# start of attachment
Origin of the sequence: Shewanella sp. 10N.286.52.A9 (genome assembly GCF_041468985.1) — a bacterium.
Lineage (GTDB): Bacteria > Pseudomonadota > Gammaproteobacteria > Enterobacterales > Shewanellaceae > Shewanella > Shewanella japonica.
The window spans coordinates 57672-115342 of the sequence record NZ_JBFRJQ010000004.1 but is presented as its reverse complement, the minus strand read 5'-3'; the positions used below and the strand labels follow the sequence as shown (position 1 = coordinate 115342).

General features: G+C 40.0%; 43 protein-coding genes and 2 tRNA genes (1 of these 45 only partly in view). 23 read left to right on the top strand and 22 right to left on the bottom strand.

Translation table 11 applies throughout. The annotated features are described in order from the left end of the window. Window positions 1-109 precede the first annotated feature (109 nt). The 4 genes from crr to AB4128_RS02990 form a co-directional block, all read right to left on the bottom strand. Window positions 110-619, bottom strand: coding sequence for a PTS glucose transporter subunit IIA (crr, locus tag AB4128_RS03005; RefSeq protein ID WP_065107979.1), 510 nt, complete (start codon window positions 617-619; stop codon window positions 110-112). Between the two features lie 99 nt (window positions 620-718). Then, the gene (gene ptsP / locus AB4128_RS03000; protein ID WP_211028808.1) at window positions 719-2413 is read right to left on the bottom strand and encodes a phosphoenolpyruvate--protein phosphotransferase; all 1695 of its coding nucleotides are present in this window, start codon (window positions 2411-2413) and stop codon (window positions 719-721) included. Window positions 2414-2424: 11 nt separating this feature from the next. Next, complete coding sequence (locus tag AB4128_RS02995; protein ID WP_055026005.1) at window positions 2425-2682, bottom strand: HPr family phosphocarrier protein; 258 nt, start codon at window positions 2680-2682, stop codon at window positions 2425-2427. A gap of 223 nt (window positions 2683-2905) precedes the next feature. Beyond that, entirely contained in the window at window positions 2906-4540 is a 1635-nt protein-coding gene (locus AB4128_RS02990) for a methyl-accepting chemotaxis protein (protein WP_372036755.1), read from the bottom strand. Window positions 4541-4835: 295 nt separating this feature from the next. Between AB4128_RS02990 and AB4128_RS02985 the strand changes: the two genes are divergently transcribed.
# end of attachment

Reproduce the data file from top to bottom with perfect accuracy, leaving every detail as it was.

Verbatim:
Origin of the sequence: Shewanella sp. 10N.286.52.A9 (genome assembly GCF_041468985.1) — a bacterium.
Lineage (GTDB): Bacteria > Pseudomonadota > Gammaproteobacteria > Enterobacterales > Shewanellaceae > Shewanella > Shewanella japonica.
The window spans coordinates 57672-115342 of the sequence record NZ_JBFRJQ010000004.1 but is presented as its reverse complement, the minus strand read 5'-3'; the positions used below and the strand labels follow the sequence as shown (position 1 = coordinate 115342).

General features: G+C 40.0%; 43 protein-coding genes and 2 tRNA genes (1 of these 45 only partly in view). 23 read left to right on the top strand and 22 right to left on the bottom strand.

Translation table 11 applies throughout. The annotated features are described in order from the left end of the window. Window positions 1-109 precede the first annotated feature (109 nt). The 4 genes from crr to AB4128_RS02990 form a co-directional block, all read right to left on the bottom strand. Window positions 110-619, bottom strand: coding sequence for a PTS glucose transporter subunit IIA (crr, locus tag AB4128_RS03005; RefSeq protein ID WP_065107979.1), 510 nt, complete (start codon window positions 617-619; stop codon window positions 110-112). Between the two features lie 99 nt (window positions 620-718). Then, the gene (gene ptsP / locus AB4128_RS03000; protein ID WP_211028808.1) at window positions 719-2413 is read right to left on the bottom strand and encodes a phosphoenolpyruvate--protein phosphotransferase; all 1695 of its coding nucleotides are present in this window, start codon (window positions 2411-2413) and stop codon (window positions 719-721) included. Window positions 2414-2424: 11 nt separating this feature from the next. Next, complete coding sequence (locus tag AB4128_RS02995; protein ID WP_055026005.1) at window positions 2425-2682, bottom strand: HPr family phosphocarrier protein; 258 nt, start codon at window positions 2680-2682, stop codon at window positions 2425-2427. A gap of 223 nt (window positions 2683-2905) precedes the next feature. Beyond that, entirely contained in the window at window positions 2906-4540 is a 1635-nt protein-coding gene (locus AB4128_RS02990) for a methyl-accepting chemotaxis protein (protein WP_372036755.1), read from the bottom strand. Window positions 4541-4835: 295 nt separating this feature from the next. Between AB4128_RS02990 and AB4128_RS02985 the strand changes: the two genes are divergently transcribed.